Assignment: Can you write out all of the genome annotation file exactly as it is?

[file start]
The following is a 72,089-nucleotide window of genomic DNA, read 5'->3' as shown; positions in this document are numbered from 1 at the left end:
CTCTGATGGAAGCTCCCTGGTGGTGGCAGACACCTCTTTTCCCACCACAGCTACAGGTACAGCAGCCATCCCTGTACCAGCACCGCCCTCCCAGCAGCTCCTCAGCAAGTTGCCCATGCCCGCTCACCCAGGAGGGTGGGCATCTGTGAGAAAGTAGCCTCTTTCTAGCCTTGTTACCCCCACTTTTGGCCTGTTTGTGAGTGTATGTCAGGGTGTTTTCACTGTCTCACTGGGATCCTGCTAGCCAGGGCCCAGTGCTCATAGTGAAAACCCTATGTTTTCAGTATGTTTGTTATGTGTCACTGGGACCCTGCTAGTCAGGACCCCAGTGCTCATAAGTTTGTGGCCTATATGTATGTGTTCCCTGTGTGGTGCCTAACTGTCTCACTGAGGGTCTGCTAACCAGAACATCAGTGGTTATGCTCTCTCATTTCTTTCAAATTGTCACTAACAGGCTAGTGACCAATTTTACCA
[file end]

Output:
The following is a 72,089-nucleotide window of genomic DNA, read 5'->3' as shown; positions in this document are numbered from 1 at the left end:
CTCTGATGGAAGCTCCCTGGTGGTGGCAGACACCTCTTTTCCCACCACAGCTACAGGTACAGCAGCCATCCCTGTACCAGCACCGCCCTCCCAGCAGCTCCTCAGCAAGTTGCCCATGCCCGCTCACCCAGGAGGGTGGGCATCTGTGAGAAAGTAGCCTCTTTCTAGCCTTGTTACCCCCACTTTTGGCCTGTTTGTGAGTGTATGTCAGGGTGTTTTCACTGTCTCACTGGGATCCTGCTAGCCAGGGCCCAGTGCTCATAGTGAAAACCCTATGTTTTCAGTATGTTTGTTATGTGTCACTGGGACCCTGCTAGTCAGGACCCCAGTGCTCATAAGTTTGTGGCCTATATGTATGTGTTCCCTGTGTGGTGCCTAACTGTCTCACTGAGGGTCTGCTAACCAGAACATCAGTGGTTATGCTCTCTCATTTCTTTCAAATTGTCACTAACAGGCTAGTGACCAATTTTACCA